The theft occurs because savers are not compensated adequately for the use of their capital, basically. In 1981 we had high inflation (12%)but Volcker raised interest rates to 20%.. Savers did great. It was a good time to retire and live on a fixed income.

Now we have a 2% Fed funds rate and real inflation north of 5%.  Prime rate interest is at 5%, but the 5 year CD is only paying 2.9%.

Savers are losing value every day, and the government gets the windfall.

What makes the desert beautiful is that somewhere it hides a well.

Online Nearingsfault

  • Sous Chef
  • ****
  • Posts: 1046
    • View Profile
Re: Fed Raises Rates, Inflation Pressures Rise, Gold Gets Hammered
« Reply #8 on: June 17, 2018, 09:35:32 AM »
You're not really describing what's going on today in our "state economy". In your example you are not looking at spreads, which is what you have to understand to see how this theft (and it is theft) works.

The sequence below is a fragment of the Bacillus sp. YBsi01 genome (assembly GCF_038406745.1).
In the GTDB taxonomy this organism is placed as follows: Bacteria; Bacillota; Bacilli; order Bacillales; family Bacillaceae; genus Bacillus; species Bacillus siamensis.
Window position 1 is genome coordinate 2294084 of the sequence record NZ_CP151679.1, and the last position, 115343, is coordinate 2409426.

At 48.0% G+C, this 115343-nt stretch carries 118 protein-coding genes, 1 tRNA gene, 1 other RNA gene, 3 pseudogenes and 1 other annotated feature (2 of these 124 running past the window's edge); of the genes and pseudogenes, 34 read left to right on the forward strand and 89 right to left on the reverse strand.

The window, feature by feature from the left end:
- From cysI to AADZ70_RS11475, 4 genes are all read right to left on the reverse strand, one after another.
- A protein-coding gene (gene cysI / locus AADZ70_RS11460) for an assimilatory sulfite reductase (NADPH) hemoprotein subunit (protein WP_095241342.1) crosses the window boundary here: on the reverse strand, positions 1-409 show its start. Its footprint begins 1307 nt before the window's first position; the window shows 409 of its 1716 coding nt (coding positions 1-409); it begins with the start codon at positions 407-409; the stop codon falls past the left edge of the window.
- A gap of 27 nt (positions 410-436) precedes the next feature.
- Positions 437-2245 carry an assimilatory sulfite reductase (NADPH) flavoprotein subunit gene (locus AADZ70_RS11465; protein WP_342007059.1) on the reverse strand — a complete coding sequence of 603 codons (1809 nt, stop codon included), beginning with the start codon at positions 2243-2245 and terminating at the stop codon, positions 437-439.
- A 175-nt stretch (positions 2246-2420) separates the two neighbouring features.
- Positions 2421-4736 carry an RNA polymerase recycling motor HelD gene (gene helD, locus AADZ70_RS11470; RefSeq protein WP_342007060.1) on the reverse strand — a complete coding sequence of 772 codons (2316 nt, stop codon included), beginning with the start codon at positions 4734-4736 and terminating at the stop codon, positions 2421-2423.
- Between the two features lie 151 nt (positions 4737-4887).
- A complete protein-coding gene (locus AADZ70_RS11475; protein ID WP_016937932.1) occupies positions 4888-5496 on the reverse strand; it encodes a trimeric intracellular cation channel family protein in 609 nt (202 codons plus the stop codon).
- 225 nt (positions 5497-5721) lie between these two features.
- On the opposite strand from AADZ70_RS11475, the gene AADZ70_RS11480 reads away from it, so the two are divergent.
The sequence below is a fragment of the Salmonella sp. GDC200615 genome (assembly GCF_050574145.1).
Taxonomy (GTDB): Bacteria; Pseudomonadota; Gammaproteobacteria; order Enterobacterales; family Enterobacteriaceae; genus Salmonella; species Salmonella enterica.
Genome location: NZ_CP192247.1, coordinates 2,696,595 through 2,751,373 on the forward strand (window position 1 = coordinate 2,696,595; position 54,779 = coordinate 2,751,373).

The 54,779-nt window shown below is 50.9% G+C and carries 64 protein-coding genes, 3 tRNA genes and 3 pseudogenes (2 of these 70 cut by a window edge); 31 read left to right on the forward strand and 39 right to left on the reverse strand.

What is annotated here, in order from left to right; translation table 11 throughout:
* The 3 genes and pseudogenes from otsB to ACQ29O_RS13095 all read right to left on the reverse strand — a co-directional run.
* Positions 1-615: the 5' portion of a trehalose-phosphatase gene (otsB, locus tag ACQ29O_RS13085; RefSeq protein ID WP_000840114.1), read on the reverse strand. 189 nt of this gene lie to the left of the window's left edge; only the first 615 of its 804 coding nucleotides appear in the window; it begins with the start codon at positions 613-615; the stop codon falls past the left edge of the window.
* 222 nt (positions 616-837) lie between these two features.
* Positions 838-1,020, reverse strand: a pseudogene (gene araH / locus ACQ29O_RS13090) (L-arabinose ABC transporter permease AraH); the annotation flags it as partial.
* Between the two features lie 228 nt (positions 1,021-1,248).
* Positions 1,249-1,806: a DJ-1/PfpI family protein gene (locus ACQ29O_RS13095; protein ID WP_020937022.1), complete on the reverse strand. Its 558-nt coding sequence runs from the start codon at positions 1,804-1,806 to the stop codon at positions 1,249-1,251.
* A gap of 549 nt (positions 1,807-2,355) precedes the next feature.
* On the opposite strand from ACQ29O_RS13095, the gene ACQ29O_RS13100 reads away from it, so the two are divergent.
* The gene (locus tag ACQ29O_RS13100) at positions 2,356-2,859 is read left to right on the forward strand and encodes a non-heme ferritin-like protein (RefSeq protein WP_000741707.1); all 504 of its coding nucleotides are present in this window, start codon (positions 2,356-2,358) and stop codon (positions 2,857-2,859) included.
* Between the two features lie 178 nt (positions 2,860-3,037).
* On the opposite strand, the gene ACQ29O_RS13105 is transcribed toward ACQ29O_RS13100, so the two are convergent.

We have interest rates being deliberately fixed at negative real rates. It's the spread where the theft comes in. If interest rates could fluctuate freely, then the cost of capital would rise when inflation rises.

The theft occurs because savers are not compensated adequately for the use of their capital, basically. In 1981 we had high inflation (12%)but Volcker raised interest rates to 20%.. Savers did great. It was a good time to retire and live on a fixed income.

Now we have a 2% Fed funds rate and real inflation north of 5%.  Prime rate interest is at 5%, but the 5 year CD is only paying 2.9%.

Savers are losing value every day, and the government gets the windfall.